This feature on Amanda seems all the more appropriate this week with the hashtag #distractinglysexy circulating social media after biochemist Tim Hunt commented that “three things happen when [women] are in the lab…You fall in love with them, they fall in love with you and when you criticize them, they cry.” Women scientists have united, posting pictures of themselves performing their daily routines in the lab with cheeky responses to Hunt’s outrageous remarks.
What could be more noble than inspiring children to love science and have an inquisitive spirit from a young age? That isn’t distractingly sexy— It’s incredibly generous and important for further scientific advancement in the future. Rock on, female scientists, rock on.
The winter of 2015 has been a fierce one to be sure. Regions unfamiliar with snow have been pelted with it, and those already accustomed to snow have put up with it to an even greater degree. I’ve been reading The Farmer’s Almanac, learning about today in weather history.
This day in 1918, a car crossed frozen Penobscot Bay, Maine.
In 1952, an ocean storm hit Cape Cod and Nantucket, with winds of 61 mph.
In 1980, Norfolk, Virginia received 13.7 inches of snow.
In 1989, the temperature in Jacksonville, Florida plummeted to 24°F.
In 2008, San Antonio,Texas temperatures reached 92°F.
And in 2011, the temperature rose to 103°F in Laredo, Texas.
It’s easy to forget the times in our past when the weather has caught us off guard. The best thing is to always be prepared, come snow or high water. That’s why I like my Quick Duck® Jefferson Jacket. It’s water repellent and constructed with 3M Thinsulate material. Whether it’s snowing or pouring rain, you’ll stay dry and warm.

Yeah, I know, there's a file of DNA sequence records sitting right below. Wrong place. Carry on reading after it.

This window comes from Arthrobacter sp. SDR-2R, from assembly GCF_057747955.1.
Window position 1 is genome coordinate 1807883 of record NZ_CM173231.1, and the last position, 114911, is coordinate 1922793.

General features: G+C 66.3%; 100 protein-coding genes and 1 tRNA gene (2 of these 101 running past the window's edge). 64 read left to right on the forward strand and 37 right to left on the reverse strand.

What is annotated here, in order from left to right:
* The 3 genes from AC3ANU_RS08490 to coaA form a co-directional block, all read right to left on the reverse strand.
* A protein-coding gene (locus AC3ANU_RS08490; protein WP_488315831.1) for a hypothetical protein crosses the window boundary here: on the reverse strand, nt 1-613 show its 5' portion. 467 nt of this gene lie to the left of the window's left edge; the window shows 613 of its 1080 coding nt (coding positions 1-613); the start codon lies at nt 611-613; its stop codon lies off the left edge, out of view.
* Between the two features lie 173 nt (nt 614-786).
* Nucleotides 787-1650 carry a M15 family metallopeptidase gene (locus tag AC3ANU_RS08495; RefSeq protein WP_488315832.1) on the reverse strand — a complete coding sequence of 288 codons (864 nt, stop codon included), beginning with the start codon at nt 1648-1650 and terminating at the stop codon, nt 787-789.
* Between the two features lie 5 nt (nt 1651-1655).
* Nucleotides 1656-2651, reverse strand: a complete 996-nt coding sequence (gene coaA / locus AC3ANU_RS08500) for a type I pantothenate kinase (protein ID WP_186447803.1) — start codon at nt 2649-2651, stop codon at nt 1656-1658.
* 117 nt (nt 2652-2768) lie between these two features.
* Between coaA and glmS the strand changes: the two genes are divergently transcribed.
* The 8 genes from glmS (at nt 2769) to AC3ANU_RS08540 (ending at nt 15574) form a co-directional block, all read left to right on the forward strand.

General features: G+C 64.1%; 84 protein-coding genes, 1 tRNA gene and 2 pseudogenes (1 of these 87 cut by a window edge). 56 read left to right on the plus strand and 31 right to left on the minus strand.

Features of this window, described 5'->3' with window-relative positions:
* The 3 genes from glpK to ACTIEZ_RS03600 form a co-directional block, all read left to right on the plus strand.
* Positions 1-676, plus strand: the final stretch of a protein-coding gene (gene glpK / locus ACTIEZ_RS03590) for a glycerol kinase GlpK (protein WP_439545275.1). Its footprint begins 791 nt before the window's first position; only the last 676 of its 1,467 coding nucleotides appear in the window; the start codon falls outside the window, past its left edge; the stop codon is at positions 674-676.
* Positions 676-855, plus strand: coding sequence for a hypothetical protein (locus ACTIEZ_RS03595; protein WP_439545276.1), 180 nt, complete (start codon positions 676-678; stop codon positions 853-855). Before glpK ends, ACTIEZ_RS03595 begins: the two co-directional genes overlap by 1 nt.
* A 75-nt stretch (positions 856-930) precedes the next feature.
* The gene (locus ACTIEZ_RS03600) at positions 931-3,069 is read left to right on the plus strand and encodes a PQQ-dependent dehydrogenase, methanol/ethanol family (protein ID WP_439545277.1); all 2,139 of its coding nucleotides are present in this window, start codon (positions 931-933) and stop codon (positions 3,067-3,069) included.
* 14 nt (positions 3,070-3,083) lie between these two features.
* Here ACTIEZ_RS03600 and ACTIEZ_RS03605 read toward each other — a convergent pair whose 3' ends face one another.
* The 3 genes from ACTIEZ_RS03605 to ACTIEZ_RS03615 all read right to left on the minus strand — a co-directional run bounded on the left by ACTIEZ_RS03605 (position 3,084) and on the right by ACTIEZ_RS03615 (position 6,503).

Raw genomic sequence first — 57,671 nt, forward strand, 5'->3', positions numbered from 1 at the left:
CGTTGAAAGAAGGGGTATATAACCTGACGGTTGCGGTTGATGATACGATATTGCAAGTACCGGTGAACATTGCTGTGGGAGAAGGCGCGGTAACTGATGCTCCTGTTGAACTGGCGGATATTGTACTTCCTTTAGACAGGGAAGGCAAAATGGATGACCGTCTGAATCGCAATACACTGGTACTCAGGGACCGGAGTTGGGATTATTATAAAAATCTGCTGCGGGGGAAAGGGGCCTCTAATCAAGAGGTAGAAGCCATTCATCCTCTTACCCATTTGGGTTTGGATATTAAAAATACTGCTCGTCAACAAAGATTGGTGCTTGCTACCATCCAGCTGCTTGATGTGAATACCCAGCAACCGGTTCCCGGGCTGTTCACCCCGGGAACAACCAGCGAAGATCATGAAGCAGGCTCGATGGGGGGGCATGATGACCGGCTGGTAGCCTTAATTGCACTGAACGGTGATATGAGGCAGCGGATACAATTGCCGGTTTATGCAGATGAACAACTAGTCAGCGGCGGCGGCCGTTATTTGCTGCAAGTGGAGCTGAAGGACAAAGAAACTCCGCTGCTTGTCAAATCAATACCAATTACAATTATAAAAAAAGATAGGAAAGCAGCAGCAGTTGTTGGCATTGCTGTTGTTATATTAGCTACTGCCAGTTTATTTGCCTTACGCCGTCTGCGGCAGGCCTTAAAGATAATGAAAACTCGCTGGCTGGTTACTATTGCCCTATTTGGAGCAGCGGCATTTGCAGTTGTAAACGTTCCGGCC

With all the yard makeover shows and reality TV programs portraying outdoor spaces magically transformed overnight, it’s easy to be fooled into thinking that landscaping is a quick and simple process. Don’t be misled, it’s a tough job. Ellen Suarez of Global Landscape in Syracuse, NY can attest to that first hand. She’s been in the business for 16 years.
If you’re the type that avoids working in a cubicle at all costs, this vocation may be right up your alley. You’re in for a fine dusting of dirt all over, saws buzzing the background, the smell of freshly cut grass, engulfed in the peacefulness of nature. Each day engaged hand in hand with the environment, you create a work of art that’s both practical and enticing.
Ellen’s advice to anyone hoping to break into the landscaping business is:
“Don’t take yourself too seriously! Enjoy every moment, even the tough ones. Drink lots of water and eat your veggies!”
And so the groundhog declares: a long winter it shall be. As dreary as that sounds in February, it doesn’t mean that you have to stay indoors. Get out there and explore. The afternoon after a good snowstorm is the perfect time to enjoy the amazing power of nature.